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STARS:Rise and Fall of Minicomputers

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Author: Alex Magoun


During the 1960s a new class of low-cost computers evolved, which were given the name minicomputers. Their development was facilitated by rapidly improving performance and declining costs of integrated circuit technologies. Equally important were the entrepreneurial activities of many companies. By the mid-1980s, nearly one hundred companies had participated in the business of making and selling minicomputers. New ways of using and marketing minicomputers, combined with a growing number of individuals programming and using them, led to wide-ranging innovations that helped to stimulate decades of growth of the entire computer industry.


1956 Bendix Aviation G-15 and Librascope LGP-30 desk-size computers are marketed
1960 Bendix Aviation G-15 and Librascope LGP-30 desk-size computers are marketed
1961 MIT develops Compatible Time Sharing System for an IBM 7094 and a DEC PDP-1
1962 MIT Lincoln Laboratory introduces LINC as interactive personal computer
1964 Computer Controls Corporation introduces DDP-116 as first 16-bit minicomputer
1964 IBM announces System/360, establishing 8-bit byte as mainframe standard
1965 IBM introduces 16-bit 1130, the first computer leased for under $1,000 per month
1965 Gordon Moore predicts increasing semiconductor chip densities, later known as Moore's Law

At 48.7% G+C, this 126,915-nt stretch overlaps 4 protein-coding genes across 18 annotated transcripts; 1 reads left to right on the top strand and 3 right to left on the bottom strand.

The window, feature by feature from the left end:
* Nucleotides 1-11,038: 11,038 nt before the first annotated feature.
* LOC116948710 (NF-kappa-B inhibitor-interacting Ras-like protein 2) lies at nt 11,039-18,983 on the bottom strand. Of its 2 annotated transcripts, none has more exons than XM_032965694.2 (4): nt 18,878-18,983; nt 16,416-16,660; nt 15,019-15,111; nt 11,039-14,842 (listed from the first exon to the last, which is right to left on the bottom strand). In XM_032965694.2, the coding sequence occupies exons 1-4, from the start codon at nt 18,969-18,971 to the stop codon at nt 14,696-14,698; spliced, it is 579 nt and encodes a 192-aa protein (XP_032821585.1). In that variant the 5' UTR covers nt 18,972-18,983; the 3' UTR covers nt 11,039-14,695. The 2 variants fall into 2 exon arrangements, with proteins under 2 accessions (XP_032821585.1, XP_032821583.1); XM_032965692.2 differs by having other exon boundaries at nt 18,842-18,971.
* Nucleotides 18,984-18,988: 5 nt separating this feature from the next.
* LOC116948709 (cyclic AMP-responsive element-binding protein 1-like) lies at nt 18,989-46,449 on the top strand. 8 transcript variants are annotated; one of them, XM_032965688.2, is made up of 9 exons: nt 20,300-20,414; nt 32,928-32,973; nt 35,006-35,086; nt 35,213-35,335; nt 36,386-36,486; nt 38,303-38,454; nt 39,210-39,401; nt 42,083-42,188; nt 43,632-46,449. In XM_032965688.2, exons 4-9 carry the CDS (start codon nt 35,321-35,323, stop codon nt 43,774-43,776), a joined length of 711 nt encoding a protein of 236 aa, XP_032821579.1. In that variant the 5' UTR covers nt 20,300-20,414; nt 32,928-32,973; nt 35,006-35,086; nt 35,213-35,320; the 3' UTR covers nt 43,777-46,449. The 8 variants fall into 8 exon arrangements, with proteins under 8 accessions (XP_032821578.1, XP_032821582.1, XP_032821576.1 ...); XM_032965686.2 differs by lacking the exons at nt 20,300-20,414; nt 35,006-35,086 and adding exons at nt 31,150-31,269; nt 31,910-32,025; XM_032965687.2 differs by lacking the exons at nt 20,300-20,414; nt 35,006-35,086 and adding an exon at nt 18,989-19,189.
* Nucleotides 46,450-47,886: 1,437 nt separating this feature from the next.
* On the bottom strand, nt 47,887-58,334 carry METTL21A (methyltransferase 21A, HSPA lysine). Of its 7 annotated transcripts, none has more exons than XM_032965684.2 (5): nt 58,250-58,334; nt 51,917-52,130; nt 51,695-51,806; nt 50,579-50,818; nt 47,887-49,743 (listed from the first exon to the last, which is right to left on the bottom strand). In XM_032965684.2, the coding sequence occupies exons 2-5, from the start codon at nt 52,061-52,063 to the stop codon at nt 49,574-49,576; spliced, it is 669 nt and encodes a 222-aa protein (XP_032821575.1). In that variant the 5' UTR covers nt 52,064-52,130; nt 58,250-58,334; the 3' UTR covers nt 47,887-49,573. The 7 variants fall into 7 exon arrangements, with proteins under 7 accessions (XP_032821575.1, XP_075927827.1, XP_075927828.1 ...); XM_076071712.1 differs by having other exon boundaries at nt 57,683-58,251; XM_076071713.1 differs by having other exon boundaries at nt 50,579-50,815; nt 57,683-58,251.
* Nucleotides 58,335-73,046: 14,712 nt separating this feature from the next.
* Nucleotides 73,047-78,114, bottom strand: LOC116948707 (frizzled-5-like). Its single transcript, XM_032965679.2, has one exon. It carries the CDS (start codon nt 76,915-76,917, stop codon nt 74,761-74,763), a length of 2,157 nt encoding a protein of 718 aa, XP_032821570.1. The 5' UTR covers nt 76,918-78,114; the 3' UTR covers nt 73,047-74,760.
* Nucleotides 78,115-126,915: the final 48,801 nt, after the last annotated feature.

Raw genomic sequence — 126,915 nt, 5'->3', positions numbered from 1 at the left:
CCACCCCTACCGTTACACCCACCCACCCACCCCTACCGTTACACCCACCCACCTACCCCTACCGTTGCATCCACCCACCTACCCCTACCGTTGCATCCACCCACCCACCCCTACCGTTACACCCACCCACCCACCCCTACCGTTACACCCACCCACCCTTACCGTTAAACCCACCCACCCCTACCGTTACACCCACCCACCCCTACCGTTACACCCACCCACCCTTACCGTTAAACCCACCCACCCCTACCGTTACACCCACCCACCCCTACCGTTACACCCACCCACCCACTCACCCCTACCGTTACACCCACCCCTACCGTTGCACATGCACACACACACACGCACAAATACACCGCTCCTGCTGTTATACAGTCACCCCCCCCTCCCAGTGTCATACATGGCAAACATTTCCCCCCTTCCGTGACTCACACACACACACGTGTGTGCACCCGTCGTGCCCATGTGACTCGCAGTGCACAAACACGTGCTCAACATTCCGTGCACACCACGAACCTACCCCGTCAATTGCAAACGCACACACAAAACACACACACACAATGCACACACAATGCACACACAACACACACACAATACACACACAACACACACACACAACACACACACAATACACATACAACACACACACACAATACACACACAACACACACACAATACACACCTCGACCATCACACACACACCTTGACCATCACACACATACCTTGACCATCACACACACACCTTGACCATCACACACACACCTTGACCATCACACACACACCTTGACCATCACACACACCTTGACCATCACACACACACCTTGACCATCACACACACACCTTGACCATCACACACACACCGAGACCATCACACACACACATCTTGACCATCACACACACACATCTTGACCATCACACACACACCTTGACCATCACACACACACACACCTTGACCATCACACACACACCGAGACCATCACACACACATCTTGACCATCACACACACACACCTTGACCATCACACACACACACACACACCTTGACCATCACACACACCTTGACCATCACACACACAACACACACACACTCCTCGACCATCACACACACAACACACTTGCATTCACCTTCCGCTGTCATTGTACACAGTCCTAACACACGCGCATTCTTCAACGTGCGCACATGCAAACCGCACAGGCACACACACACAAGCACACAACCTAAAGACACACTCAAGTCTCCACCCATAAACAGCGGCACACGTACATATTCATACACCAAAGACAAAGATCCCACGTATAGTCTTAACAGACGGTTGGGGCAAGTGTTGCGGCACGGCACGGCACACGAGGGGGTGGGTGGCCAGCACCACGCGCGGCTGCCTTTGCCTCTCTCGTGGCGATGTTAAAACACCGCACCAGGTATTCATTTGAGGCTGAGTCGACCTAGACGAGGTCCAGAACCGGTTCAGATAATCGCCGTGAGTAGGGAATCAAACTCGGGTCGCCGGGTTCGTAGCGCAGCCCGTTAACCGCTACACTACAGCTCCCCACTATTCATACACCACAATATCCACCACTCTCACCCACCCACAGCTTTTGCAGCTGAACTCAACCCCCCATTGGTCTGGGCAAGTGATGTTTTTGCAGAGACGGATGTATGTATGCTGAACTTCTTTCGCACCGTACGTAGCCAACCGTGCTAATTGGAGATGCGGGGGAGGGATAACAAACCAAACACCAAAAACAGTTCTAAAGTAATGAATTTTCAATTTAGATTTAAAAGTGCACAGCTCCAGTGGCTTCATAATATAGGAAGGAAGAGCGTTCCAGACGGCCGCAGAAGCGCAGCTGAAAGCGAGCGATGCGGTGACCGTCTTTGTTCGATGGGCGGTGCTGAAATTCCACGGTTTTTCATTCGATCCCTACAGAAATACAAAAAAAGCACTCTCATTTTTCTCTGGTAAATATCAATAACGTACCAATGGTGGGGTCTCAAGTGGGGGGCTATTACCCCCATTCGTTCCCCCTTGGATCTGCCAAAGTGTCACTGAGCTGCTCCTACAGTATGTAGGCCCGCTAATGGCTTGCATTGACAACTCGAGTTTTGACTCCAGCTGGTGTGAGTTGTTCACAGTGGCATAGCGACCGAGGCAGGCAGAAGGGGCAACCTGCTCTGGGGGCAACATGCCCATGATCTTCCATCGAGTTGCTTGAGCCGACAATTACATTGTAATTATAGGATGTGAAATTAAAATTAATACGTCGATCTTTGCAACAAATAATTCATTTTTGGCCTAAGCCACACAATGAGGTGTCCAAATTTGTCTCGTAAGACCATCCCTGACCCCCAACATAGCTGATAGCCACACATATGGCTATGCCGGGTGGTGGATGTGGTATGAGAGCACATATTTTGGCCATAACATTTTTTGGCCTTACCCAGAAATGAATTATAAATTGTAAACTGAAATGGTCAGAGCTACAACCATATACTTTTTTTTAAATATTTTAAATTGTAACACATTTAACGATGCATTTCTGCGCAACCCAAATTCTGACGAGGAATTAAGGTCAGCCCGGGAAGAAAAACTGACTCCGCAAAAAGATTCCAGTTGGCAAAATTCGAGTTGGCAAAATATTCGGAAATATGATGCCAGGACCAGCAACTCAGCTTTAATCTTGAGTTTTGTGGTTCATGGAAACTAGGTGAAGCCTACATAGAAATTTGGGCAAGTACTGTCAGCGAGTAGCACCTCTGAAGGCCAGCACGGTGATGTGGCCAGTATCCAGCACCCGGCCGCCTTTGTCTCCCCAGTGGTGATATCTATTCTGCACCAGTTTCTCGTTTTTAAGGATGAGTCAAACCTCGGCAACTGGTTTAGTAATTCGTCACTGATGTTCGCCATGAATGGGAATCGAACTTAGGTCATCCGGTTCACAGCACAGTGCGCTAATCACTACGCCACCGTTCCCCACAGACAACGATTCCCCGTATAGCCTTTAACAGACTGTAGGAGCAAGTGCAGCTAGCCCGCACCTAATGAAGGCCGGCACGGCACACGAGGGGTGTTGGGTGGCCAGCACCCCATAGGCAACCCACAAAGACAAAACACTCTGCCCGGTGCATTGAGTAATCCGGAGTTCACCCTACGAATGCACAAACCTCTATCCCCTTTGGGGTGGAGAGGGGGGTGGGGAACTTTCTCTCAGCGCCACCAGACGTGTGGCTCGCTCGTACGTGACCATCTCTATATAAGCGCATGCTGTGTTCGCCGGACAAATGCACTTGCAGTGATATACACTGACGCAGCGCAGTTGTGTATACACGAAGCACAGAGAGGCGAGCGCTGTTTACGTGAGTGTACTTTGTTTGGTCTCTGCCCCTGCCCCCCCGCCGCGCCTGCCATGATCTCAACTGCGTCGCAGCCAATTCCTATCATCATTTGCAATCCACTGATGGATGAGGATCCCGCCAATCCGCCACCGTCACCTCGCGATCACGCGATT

1965 DEC begins selling 12-bit PDP-8, which will establish minicomputer category
1967 First use of “minicomputer,” following miniskirts and Austin Mini automobile
1969 Data General’s NOVA lowers 16-bit processor cost with single printed-circuit board
1969 Bell Telephone Laboratories first runs UNIX operating system on a DEC PDP-7
1970 DEC announces PDP-11/20; last models are introduced in 1990
1974 Interdata sells its 7/32 as first 32-bit minicomputer for high performance applications
1979 Motorola announces 32-bit 68000 microprocessor for UNIX operating system
1981 IBM introduces its first Personal Computer using Intel X86 and Microsoft MS/DOS
1984 92 U.S. minicomputer companies in business; only seven remain independent in 1994
1985 DEC withdraws PDP-8 from the market
1985 Shared-memory multiple microprocessors are introduced by many companies
1995 Beowulf-Linux cluster operating system released for PCs and networks



References of Historical Significance

References for Further Reading

About the Author(s)